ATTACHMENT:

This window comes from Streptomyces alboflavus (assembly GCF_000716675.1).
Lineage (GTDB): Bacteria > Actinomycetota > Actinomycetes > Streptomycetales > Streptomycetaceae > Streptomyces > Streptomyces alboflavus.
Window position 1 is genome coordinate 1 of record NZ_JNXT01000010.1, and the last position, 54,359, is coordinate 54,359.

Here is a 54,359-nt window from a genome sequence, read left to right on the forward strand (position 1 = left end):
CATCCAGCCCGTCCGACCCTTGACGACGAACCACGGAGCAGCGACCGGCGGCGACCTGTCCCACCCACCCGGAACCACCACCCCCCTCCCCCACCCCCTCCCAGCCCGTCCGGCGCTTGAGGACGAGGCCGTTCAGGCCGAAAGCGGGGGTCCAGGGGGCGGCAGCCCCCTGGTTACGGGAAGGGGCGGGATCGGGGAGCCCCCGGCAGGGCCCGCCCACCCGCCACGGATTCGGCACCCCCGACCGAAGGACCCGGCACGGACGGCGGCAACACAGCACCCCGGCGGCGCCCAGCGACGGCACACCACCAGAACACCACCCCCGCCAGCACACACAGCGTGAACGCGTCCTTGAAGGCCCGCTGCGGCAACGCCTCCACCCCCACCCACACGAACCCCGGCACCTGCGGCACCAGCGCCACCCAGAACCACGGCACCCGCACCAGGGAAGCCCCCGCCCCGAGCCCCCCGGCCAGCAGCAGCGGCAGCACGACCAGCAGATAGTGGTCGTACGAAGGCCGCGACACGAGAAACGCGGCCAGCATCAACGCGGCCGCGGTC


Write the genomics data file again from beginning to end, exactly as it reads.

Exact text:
This window comes from Streptomyces alboflavus (assembly GCF_000716675.1).
Lineage (GTDB): Bacteria > Actinomycetota > Actinomycetes > Streptomycetales > Streptomycetaceae > Streptomyces > Streptomyces alboflavus.
Window position 1 is genome coordinate 1 of record NZ_JNXT01000010.1, and the last position, 54,359, is coordinate 54,359.

Here is a 54,359-nt window from a genome sequence, read left to right on the forward strand (position 1 = left end):
CATCCAGCCCGTCCGACCCTTGACGACGAACCACGGAGCAGCGACCGGCGGCGACCTGTCCCACCCACCCGGAACCACCACCCCCCTCCCCCACCCCCTCCCAGCCCGTCCGGCGCTTGAGGACGAGGCCGTTCAGGCCGAAAGCGGGGGTCCAGGGGGCGGCAGCCCCCTGGTTACGGGAAGGGGCGGGATCGGGGAGCCCCCGGCAGGGCCCGCCCACCCGCCACGGATTCGGCACCCCCGACCGAAGGACCCGGCACGGACGGCGGCAACACAGCACCCCGGCGGCGCCCAGCGACGGCACACCACCAGAACACCACCCCCGCCAGCACACACAGCGTGAACGCGTCCTTGAAGGCCCGCTGCGGCAACGCCTCCACCCCCACCCACACGAACCCCGGCACCTGCGGCACCAGCGCCACCCAGAACCACGGCACCCGCACCAGGGAAGCCCCCGCCCCGAGCCCCCCGGCCAGCAGCAGCGGCAGCACGACCAGCAGATAGTGGTCGTACGAAGGCCGCGACACGAGAAACGCGGCCAGCATCAACGCGGCCGCGGTC